The Fuggerei is the world's oldest public housing complex still in use. It is a walled enclave within the city of Augsburg, Bavaria. It takes its name from the Fugger family and was founded in 1516 by Jakob Fugger the Younger (known as "Jakob Fugger the Rich") as a place where the needy citizens of Augsburg could be housed. By 1523, 52 houses had been built, and in the coming years the area expanded with various streets, small squares and a church. The gates were locked at night, so the Fuggerei was, in its own right, very similar to a small independent medieval town. It is still inhabited today, affording it the status of being the oldest public housing project in the world.

Herrengasse in the Fuggerei

Description Edit

The rent was and still is one Rhenish gulden per year (equivalent to 0.88 euros), as well as to make three daily prayers for the current owners of the Fuggerei – the Lord's Prayer, Hail Mary, and the Nicene Creed – and to work a part-time job in the community.[1] The conditions to live there remain the same as they were 500 years ago: one must have lived at least two years in Augsburg, be of the Catholic faith and have become indigent without debt. The five gates are still locked every day at 10 PM.

Housing units in the area consist of 45 to 65 square metre (500–700 square foot) apartments, but because each unit has its own street entrance it simulates living in a house. There is no shared accommodation; each family has its own apartment, which includes a kitchen, a parlour, a bedroom and a tiny spare room, altogether totalling about 60 square metres. Ground-floor apartments all have a small garden and garden shed, while upper-floor apartments have an attic. All apartments have modern conveniences such as television and running water. One ground-floor apartment is uninhabited, serving as a museum open to the public. The doorbells have elaborate shapes, each being unique, dating back to before the installation of streetlights when residents could identify their door by feeling the handle in the dark.[2]

History Edit

The Fugger family initially established their wealth in weaving and merchandising. Jakob the Rich expanded their interests into silver mining and trading with Venice. Additionally he was a financier and counted the Vatican as a notable client. The family became financial backers of the Habsburg family, and he financed the successful election of Charles V as Emperor of the Holy Roman Empire in 1519.[2]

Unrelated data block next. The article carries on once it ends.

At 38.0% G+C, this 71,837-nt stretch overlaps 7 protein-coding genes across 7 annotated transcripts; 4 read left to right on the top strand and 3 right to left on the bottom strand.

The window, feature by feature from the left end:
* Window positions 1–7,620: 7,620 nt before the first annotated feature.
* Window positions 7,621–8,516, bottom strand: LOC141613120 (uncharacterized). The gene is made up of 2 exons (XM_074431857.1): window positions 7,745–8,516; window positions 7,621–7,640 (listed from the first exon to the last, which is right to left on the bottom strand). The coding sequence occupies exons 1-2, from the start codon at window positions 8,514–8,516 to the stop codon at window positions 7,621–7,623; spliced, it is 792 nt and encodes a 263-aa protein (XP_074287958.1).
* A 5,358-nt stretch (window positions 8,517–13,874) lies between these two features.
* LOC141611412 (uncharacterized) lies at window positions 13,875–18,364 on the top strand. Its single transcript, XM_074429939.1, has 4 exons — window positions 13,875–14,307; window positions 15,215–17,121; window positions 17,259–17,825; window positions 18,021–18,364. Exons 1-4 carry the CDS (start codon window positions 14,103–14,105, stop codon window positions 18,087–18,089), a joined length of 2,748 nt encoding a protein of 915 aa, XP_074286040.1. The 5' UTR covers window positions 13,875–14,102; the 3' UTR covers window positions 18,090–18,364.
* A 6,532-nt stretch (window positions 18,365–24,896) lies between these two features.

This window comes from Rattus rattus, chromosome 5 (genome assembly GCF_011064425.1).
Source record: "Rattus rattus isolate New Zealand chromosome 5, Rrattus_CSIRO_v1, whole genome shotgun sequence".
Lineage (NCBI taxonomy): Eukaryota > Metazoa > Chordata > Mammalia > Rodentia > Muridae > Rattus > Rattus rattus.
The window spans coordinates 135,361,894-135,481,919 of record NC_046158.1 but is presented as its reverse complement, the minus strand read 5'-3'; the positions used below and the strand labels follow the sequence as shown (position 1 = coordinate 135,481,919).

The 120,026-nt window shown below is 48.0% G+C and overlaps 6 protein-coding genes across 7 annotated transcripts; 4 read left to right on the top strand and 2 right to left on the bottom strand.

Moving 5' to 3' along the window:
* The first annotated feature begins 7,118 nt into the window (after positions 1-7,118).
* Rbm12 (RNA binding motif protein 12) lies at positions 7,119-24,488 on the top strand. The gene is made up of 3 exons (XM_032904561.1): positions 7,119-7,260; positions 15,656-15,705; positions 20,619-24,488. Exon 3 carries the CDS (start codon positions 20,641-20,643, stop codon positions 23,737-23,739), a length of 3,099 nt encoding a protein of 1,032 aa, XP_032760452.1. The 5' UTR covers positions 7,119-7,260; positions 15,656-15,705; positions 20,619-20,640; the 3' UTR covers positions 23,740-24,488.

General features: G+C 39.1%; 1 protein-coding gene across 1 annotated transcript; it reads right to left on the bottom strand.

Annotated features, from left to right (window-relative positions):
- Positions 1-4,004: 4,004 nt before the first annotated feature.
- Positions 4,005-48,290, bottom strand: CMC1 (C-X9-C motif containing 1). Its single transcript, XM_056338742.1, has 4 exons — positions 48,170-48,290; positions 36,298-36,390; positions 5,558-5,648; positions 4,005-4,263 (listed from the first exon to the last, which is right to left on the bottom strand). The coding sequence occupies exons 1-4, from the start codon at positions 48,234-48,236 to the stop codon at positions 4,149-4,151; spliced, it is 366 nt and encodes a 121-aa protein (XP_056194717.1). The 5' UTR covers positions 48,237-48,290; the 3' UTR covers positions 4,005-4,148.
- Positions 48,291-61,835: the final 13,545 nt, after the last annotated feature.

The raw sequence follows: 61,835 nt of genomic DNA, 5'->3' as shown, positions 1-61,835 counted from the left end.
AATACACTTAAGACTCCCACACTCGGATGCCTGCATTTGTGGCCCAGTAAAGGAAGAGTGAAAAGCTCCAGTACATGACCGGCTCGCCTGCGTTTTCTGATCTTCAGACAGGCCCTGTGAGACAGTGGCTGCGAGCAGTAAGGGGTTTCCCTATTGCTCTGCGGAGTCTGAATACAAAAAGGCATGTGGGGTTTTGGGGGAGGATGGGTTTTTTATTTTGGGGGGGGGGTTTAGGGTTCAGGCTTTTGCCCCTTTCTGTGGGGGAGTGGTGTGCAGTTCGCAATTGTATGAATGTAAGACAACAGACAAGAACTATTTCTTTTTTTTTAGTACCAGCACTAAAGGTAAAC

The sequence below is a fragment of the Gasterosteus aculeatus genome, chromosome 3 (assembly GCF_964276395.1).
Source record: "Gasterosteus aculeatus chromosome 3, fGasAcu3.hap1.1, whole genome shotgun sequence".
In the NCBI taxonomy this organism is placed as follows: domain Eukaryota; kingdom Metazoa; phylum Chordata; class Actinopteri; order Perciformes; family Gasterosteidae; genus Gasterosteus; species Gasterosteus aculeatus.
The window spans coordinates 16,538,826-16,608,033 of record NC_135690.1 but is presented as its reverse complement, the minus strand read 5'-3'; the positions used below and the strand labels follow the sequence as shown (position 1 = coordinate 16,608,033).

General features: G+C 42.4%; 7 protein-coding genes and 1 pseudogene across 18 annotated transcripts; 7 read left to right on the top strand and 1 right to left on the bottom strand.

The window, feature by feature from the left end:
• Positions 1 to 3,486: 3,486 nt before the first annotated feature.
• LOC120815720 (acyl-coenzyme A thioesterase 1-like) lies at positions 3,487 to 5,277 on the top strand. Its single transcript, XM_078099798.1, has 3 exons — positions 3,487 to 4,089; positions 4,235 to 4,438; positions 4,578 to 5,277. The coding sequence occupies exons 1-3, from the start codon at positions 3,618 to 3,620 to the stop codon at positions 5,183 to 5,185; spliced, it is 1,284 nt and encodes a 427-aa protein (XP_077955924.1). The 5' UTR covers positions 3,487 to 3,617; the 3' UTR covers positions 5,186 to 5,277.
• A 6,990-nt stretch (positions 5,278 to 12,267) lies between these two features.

The Fuggerei was first built between 1514 and 1523 under the supervision of the architect Thomas Krebs, and in 1582, Hans Holl added St. Mark's Church to the settlement. Expanded further in 1880 and 1938, the Fuggerei today comprises 67 houses with 147 apartments, a well and an administrative building.

Wolfgang Amadeus Mozart's great-grandfather, the mason Franz Mozart, lived in the Fuggerei between 1681 and 1694 and is commemorated today by a stone plaque.

The Fuggerei was heavily damaged by the bombings of Augsburg during World War II but has been rebuilt in its original style.

Upkeep Edit

The Fuggerei is supported by a charitable trust established in 1520 which Jakob Fugger funded with an initial deposit of 10,000 guilders.[2] According to The Wall Street Journal, the trust has been carefully managed with most of its income coming from forestry holdings, which the Fugger family favoured since the 17th century after losing money on higher yielding investments. The annual return on the trust has ranged from an after-inflation rate of 0.5% to 2%. The Fugger family foundation is currently headed by Maria-Elisabeth Gräfin Thun-Fugger, née Gräfin Fugger von Kirchberg, who lives at Kirchberg Castle. Other members of the foundations's board are Alexander Graf Fugger-Babenhausen and Maria-Theresia Gräfin Fugger-Glött. All three still existing branches of the Fugger family are thus represented.[3] The trust is administered by Wolf-Dietrich Graf von Hundt.[2]

As of 2020, the fee for a tour into the Fuggerei is 6.50 euro, over seven times the annual rent.[4]

See also Edit

  • Beguinage - housing complex created to house lay religious women who have not taken vows.

References Edit

  1. ^ Billock, Jennifer (19 December 2019). "After Almost 500 Years, the World's Oldest Social Housing Complex Is Still Going Strong". Smithsonian. Retrieved 19 December 2019.
  2. ^ a b c d Esterl, Mike (26 December 2008). "In This Picturesque Village, the Rent Hasn't Been Raised Since 1520". The Wall Street Journal.
  3. ^ Princely and Comital Fugger Family Seniorat
  4. ^ "Opening hours and admission fees". Archived from the original on February 12, 2012. Retrieved November 2, 2011.

External links Edit

48°22′08″N 10°54′15″E / 48.36889°N 10.90417°E / 48.36889; 10.90417